The civil rights litigant is a "private attorney general" who furthers important national policy objectives; awarding attorney fees in a manner tying that award to the amount of damages would subvert the statute's goal of opening the court to all who have meritorious civil rights claims. Cooper v. Singer, 719 F.2d 1496, 1503 (10th Cir.1983) (quoting from S.Rep. No. 1011, 94th Cong., 2d Sess. 3, reprinted in 1976 U.S.Code Cong. & Ad.News 5908, 5910). Thus, in determining Sec. 1988 fee awards, "[t]he amount of monetary recovery is not as significant as the policy being vindicated," Ramos v. Lamm, 713 F.2d 546, 557 (10th Cir.1983), and "the amount of fees awarded [should] not be reduced because the rights involved may be non-pecuniary in nature," Hensley v. Eckert, 103 S.Ct. at 1938 n. 4 (citing S.Rep. No. 94-1011, p. 6 (1976), reprinted in 1976 U.S.Code Cong. & Admin.News 5908, 5913).
Thus, it is clear that where the primary relief sought is injunctive or similarly non-monetary, the amount of a Sec. 1988 fee award is not to be reduced merely because money damages may be low or nominal. Advancing the public good beyond any individual goal is one of the aims of Sec. 1988, and fee awards should not provide an "artificial disincentive to the seeking of such equitable relief." Sisco v. J.S. Alberici Const. Co., Inc., 733 F.2d 55, 57 (8th Cir.1984). Litigants should be compensated for vindicating the public policy even when they do not personally benefit. Ramos v. Lamm, 713 F.2d at 557. Indeed, we believe it is especially appropriate to fully repay litigation costs of a plaintiff who did not receive, or even seek, personal benefit. In the case before us, the plaintiff sought to effect the city's compliance with an important constitutional guarantee; he did not seek any unique individual benefit. It was error for the district court to reduce the Sec. 1988 award of attorney fees because damages were nominal.
Furthermore, we question the manner in which the district court made the reduction--application of a "negative multiplier." As noted above, a positive multiplier is a recognized procedure that may be warranted by the importance of a case or the unusual excellence of representation. However, there is no parallel authority for the imposition of a negative multiplier. While the enhancement of a Sec. 1988 award may be seen as a "bonus," see, e.g., Strama v. Peterson, 689 F.2d at 661, a negative multiplier can only imply some type of penalty.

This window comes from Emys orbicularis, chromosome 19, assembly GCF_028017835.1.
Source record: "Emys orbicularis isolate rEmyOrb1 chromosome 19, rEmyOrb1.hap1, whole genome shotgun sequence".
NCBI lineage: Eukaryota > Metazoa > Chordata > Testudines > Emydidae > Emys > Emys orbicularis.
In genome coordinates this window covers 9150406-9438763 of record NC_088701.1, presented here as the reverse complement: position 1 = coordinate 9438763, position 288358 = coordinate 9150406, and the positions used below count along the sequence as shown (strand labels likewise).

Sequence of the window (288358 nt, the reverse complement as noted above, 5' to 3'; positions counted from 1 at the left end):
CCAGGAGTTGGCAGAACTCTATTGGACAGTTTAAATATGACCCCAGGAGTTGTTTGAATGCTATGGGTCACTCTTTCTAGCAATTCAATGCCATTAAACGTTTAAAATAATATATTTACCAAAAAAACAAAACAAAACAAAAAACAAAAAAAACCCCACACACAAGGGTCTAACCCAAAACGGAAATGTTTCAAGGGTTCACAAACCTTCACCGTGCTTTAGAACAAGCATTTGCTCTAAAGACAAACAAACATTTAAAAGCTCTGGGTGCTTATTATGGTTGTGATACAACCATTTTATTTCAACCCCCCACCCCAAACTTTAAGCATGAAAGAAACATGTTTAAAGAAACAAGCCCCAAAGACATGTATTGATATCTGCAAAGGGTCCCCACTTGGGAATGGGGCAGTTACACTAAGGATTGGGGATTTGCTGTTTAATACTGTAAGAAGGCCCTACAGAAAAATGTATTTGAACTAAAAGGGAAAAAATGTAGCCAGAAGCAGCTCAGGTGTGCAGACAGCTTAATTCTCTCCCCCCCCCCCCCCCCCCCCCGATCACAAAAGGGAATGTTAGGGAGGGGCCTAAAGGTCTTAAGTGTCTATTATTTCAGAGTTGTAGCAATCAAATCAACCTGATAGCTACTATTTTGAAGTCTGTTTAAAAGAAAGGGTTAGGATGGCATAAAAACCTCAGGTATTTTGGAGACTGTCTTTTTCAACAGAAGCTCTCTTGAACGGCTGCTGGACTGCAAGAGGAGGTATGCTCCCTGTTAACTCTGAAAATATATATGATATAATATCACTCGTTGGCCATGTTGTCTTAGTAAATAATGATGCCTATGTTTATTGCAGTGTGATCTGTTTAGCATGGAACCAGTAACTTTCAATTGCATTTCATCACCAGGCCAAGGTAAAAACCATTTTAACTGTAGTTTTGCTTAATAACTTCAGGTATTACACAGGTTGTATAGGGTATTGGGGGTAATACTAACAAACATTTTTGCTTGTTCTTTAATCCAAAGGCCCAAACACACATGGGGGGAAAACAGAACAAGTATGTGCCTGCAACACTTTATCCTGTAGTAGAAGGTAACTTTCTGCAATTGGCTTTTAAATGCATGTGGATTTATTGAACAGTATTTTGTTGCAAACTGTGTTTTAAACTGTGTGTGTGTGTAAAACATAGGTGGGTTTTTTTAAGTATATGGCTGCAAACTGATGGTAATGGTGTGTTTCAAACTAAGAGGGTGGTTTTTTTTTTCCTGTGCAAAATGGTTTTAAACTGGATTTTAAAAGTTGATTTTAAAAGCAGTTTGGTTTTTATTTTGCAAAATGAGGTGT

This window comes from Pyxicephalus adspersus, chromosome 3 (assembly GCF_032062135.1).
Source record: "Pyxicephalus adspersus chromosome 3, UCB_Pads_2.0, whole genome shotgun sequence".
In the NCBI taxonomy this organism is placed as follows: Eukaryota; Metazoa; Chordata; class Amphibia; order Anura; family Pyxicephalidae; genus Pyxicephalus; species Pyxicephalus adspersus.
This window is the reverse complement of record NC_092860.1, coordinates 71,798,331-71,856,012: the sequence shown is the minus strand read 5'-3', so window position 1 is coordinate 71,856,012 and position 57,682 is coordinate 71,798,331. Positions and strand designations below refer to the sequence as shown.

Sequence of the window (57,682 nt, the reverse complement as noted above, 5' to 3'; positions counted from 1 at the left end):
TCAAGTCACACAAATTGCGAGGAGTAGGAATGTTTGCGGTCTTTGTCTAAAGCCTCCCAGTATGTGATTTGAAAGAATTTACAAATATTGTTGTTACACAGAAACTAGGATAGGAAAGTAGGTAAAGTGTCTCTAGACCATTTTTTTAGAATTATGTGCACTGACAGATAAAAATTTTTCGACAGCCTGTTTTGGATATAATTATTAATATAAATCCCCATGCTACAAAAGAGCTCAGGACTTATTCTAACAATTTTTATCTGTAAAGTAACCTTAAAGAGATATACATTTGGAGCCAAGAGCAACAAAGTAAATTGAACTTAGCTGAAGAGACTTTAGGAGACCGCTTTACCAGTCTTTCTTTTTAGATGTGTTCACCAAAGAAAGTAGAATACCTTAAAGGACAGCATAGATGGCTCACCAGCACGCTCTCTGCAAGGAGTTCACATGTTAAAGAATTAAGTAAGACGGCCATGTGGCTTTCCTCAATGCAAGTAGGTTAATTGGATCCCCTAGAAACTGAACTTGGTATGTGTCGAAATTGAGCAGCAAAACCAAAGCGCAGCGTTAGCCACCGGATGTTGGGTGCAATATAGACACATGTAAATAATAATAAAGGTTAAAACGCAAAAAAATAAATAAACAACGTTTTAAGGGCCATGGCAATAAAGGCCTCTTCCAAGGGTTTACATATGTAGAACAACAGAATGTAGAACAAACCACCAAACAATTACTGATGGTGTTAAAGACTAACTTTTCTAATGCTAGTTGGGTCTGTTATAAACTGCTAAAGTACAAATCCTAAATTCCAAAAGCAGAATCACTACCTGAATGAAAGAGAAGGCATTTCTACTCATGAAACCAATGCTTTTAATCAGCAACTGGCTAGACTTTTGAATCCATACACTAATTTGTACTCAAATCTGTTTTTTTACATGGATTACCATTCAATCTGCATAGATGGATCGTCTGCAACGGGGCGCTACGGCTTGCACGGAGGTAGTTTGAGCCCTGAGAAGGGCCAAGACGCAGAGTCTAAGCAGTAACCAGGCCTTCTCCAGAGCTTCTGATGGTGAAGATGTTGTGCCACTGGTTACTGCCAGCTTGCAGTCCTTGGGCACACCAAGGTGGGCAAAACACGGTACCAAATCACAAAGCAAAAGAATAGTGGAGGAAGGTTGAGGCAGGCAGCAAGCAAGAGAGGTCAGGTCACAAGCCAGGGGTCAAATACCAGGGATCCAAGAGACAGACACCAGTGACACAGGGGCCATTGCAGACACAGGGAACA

In McKenna v. Peekskill Housing Authority, 573 F.Supp. 976 (S.D.N.Y.1983), the defendants proposed a negative multiplier of .5 to penalize the plaintiffs for attempting to obtain a "vexatious and meritless" class certification. The district court, characterizing the request as a "50% reduction in the lodestar figure," declined because there was no showing of bad faith or frivolity on the plaintiff's part. Id. at 981. The court also noted that any reduction would have to bear some relationship to the time spent on the certification motion and further stated that it could find no support "in either the case law or the statutory history of Sec. 1988" for the proposition that a percentage reduction of the lodestar should be imposed as a penalty. Id., n. 3. We are as unsuccessful.6
We cannot discern any reasonable basis for imposing a general penalty of this nature. Excessive fees and expenditures of time may be taken into account in determining the lodestar amount. Other factors that could justify a reduction are contained in the twelve Johnson factors; these include an unimportant case (Factor 2), an extremely easy issue (Factor 3), or poor performance by the attorneys (Factor 9). The district court normally would approximate a dollar amount to be deducted for the particular reason, with the object being to achieve parity with a similar case not containing that flaw.7
It is not helpful to think of a negative multiplier as simply the opposite of a positive multiplier. While there may be no upper limits on the significance of a case, or the skill required to win it, the structure of Sec. 1988 does provide lower limits. To qualify for an award under Sec. 1988, there must have been a legal cause of action based on a guaranteed civil right and one party or the other must have prevailed. These conditions assure that there is a minimum degree of significance and legal merit. Therefore, we hold that, in all but the most unusual circumstances, any downward modification of the lodestar figure should be for one of the enumerated factors and should be expressed in a dollar amount reflecting, as best as possible, the market value associated with the specific defect. If the circumstances should ever arise in which an overall penalty should be assessed, the reasons for that step will have to be given with great detail and thorough justification.